For the most part, districts adopting handbooks this year agreed to one-year union contract extensions in spring 2011 during the heat of the collective bargaining debate. Those contracts already included major changes to post-retirement benefits, insurance coverage and premium contributions.
A smaller number of districts, including Madison and Middleton-Cross Plains, approved two-year union contracts last spring and will be developing handbooks over the next year. Of the state's 424 districts, 156 did not sign contract extensions last spring, a State Journal investigation found. Almost all of them adopted handbooks last summer, Butler said.
Bell said the recent handbook process was less acrimonious than last summer, when some school boards had teachers pack public meetings to protest the changes.
Common changes in the handbooks have included ending the practice of laying off the newest teachers first, scaling back — but not eliminating — post-retirement benefits, and lowering standards for disciplining and dismissing employees, said Shana Lewis, a lawyer whose firm represents more than 100 state districts. Some districts, such as Waunakee, maintained the previous high standard for employee discipline.
Butler said many districts also added minutes to the work day and codified the procedure for the School Board to rule on employee grievances. Before Act 10, grievances were handled by outside arbitrators. Some districts, such as Monona Grove and Stoughton, narrowed what employees can grieve to disciplinary matters.
At the same time, districts for the most part did not overhaul salary schedules — which still are subject to collective bargaining — cut the amount of sick leave or rewrite codes of conduct, Lewis said.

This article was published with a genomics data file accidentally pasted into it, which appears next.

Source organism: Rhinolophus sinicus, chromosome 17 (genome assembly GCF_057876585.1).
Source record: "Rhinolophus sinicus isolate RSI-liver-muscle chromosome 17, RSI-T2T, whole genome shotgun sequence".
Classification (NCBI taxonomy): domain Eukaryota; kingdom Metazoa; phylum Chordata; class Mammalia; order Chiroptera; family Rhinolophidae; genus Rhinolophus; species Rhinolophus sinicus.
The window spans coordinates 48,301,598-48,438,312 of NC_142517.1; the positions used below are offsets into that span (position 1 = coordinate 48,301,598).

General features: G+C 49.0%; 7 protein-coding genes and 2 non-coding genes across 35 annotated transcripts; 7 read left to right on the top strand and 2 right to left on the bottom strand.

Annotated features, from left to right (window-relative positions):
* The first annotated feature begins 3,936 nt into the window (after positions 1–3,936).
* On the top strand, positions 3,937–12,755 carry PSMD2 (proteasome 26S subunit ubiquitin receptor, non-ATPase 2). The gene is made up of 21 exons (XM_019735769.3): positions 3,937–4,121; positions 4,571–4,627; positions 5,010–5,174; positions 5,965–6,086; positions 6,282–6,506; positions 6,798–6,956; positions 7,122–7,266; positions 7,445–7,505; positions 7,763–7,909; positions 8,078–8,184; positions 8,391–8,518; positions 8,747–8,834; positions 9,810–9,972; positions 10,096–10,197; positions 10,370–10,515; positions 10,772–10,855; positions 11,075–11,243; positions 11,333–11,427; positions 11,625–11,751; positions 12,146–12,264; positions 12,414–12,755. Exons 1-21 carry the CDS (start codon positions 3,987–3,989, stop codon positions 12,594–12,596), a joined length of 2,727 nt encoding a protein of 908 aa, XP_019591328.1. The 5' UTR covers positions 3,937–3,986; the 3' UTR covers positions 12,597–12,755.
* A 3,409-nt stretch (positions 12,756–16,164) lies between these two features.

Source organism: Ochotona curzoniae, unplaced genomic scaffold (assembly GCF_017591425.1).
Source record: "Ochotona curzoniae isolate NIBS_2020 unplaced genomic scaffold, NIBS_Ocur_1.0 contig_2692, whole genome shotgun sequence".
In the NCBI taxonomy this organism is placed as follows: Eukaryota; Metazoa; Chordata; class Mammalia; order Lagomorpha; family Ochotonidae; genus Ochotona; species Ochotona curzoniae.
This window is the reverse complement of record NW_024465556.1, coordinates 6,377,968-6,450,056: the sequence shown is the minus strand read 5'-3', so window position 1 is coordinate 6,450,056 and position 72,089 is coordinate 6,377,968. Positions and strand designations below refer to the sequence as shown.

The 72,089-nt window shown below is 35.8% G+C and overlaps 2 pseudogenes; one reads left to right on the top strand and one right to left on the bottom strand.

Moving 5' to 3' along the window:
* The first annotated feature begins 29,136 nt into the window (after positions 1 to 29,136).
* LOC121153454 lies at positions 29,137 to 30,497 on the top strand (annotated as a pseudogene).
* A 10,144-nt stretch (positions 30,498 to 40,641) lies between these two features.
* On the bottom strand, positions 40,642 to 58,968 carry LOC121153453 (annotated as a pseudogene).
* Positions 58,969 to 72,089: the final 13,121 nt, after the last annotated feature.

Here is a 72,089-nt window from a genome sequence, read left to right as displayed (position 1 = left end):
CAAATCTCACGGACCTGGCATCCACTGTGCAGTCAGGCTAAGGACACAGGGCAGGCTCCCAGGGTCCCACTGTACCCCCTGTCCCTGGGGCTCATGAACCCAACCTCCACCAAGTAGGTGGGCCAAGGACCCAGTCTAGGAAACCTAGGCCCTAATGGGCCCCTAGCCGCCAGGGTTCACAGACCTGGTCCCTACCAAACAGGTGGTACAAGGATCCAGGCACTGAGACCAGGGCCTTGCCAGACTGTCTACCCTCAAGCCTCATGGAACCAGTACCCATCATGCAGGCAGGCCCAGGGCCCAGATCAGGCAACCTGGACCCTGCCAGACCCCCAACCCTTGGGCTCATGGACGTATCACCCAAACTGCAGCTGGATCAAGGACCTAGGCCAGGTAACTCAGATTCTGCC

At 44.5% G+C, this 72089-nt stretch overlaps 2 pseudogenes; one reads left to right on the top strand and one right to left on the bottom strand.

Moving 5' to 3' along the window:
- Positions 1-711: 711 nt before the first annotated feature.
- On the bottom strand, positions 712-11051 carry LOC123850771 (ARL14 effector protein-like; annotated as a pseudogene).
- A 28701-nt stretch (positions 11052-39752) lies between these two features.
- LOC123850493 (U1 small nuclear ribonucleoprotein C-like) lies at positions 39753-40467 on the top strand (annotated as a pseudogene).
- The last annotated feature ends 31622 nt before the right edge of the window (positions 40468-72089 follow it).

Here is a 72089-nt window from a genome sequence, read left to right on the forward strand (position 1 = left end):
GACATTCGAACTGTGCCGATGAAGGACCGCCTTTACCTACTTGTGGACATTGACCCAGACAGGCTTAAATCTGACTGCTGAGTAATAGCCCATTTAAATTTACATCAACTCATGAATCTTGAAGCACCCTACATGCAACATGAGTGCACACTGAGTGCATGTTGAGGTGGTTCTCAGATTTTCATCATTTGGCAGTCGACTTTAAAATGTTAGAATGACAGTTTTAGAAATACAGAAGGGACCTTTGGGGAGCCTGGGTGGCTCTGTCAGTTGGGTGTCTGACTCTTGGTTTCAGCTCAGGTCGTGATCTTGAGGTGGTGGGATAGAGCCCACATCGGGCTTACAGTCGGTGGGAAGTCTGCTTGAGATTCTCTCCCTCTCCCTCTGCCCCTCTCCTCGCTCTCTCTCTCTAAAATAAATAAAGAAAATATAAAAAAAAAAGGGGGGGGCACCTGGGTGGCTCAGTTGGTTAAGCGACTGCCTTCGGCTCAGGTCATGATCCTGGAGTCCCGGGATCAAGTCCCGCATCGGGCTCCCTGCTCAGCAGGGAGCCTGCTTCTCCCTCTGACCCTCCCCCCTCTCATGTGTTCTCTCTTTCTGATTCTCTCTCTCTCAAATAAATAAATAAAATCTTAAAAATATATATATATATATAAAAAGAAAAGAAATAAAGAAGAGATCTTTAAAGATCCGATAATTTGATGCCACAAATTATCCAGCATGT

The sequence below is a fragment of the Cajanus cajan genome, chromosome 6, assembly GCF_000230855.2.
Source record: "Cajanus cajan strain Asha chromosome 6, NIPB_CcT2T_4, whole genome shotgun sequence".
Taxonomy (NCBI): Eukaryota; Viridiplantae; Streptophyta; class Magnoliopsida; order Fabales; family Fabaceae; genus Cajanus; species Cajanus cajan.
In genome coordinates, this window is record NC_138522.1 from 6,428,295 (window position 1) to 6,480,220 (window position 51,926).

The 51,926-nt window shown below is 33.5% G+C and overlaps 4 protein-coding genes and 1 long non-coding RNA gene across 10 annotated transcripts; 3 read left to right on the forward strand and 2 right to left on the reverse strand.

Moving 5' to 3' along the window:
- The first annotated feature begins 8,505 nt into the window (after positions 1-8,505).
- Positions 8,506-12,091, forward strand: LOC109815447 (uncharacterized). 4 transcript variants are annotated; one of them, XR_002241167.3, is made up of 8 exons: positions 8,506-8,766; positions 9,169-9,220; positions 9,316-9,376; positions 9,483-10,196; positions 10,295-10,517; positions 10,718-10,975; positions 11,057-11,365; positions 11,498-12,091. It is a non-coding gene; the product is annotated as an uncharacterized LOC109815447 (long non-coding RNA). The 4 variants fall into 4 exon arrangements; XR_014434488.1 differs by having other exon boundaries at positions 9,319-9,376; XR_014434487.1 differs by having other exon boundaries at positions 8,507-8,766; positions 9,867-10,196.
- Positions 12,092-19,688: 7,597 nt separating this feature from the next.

"It's almost a free-market situation where the school districts are having to make these unilateral decisions because they can't bargain about it any more," Lewis said. "But they're not throwing everything out, because there still is good competition between districts for staff members."
'Morale is way down'
Judy Boehnen, 57, a custodian for 22 years in Lodi schools, said she retired this year partly because of uncertainty in how post-retirement benefits will change, but also so a nighttime employee, such as her granddaughter, could take her day shift.
The School Board recently voted to subcontract all but a few daytime custodial workers, something the union would have had to endorse under the old collective bargaining agreement. Boehnen said she made $16.77 per hour plus benefits, about twice as much as employees for a cleaning service make.
"The morale is way down," Boehnen said. "The bottom line is, with Walker's cuts to public education it really hurt the district."
In addition to subcontracting custodial services, Lodi laid off 11 teachers and increased class sizes to close a $1.2 million deficit, Superintendent Chuck Pursell said. The new handbook will allow the district to consider teacher performance before seniority in making future layoffs, but Pursell said the provision wouldn't have made a difference this year "because every single teacher I laid off was a good teacher."